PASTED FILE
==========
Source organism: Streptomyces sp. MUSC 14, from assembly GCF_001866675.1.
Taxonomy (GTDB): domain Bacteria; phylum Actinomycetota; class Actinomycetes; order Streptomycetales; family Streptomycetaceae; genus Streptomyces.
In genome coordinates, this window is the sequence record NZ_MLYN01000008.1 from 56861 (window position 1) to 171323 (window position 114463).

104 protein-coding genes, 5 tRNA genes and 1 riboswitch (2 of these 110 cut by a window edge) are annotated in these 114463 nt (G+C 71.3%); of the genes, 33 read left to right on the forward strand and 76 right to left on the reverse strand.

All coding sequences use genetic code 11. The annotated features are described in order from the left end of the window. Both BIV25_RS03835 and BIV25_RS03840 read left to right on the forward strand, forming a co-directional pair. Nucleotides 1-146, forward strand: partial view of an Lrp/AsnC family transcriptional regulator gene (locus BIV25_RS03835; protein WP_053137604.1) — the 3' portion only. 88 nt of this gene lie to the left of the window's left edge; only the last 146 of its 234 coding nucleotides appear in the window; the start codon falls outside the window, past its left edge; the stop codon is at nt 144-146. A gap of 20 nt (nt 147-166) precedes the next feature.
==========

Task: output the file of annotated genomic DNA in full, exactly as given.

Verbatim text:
Source organism: Streptomyces sp. MUSC 14, from assembly GCF_001866675.1.
Taxonomy (GTDB): domain Bacteria; phylum Actinomycetota; class Actinomycetes; order Streptomycetales; family Streptomycetaceae; genus Streptomyces.
In genome coordinates, this window is the sequence record NZ_MLYN01000008.1 from 56861 (window position 1) to 171323 (window position 114463).

104 protein-coding genes, 5 tRNA genes and 1 riboswitch (2 of these 110 cut by a window edge) are annotated in these 114463 nt (G+C 71.3%); of the genes, 33 read left to right on the forward strand and 76 right to left on the reverse strand.

All coding sequences use genetic code 11. The annotated features are described in order from the left end of the window. Both BIV25_RS03835 and BIV25_RS03840 read left to right on the forward strand, forming a co-directional pair. Nucleotides 1-146, forward strand: partial view of an Lrp/AsnC family transcriptional regulator gene (locus BIV25_RS03835; protein WP_053137604.1) — the 3' portion only. 88 nt of this gene lie to the left of the window's left edge; only the last 146 of its 234 coding nucleotides appear in the window; the start codon falls outside the window, past its left edge; the stop codon is at nt 144-146. A gap of 20 nt (nt 147-166) precedes the next feature.